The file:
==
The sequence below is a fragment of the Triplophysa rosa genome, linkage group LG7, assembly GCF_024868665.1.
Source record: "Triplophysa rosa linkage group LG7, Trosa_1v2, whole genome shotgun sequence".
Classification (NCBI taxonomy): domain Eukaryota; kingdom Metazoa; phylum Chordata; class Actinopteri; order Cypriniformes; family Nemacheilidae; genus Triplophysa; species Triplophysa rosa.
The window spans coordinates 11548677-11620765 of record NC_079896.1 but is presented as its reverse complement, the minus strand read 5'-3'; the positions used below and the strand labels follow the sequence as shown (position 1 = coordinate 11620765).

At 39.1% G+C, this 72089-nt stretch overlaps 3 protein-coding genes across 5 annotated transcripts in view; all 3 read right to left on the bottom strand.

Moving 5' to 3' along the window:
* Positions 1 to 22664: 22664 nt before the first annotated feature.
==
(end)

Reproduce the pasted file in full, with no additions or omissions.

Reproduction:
The sequence below is a fragment of the Triplophysa rosa genome, linkage group LG7, assembly GCF_024868665.1.
Source record: "Triplophysa rosa linkage group LG7, Trosa_1v2, whole genome shotgun sequence".
Classification (NCBI taxonomy): domain Eukaryota; kingdom Metazoa; phylum Chordata; class Actinopteri; order Cypriniformes; family Nemacheilidae; genus Triplophysa; species Triplophysa rosa.
The window spans coordinates 11548677-11620765 of record NC_079896.1 but is presented as its reverse complement, the minus strand read 5'-3'; the positions used below and the strand labels follow the sequence as shown (position 1 = coordinate 11620765).

At 39.1% G+C, this 72089-nt stretch overlaps 3 protein-coding genes across 5 annotated transcripts in view; all 3 read right to left on the bottom strand.

Moving 5' to 3' along the window:
* Positions 1 to 22664: 22664 nt before the first annotated feature.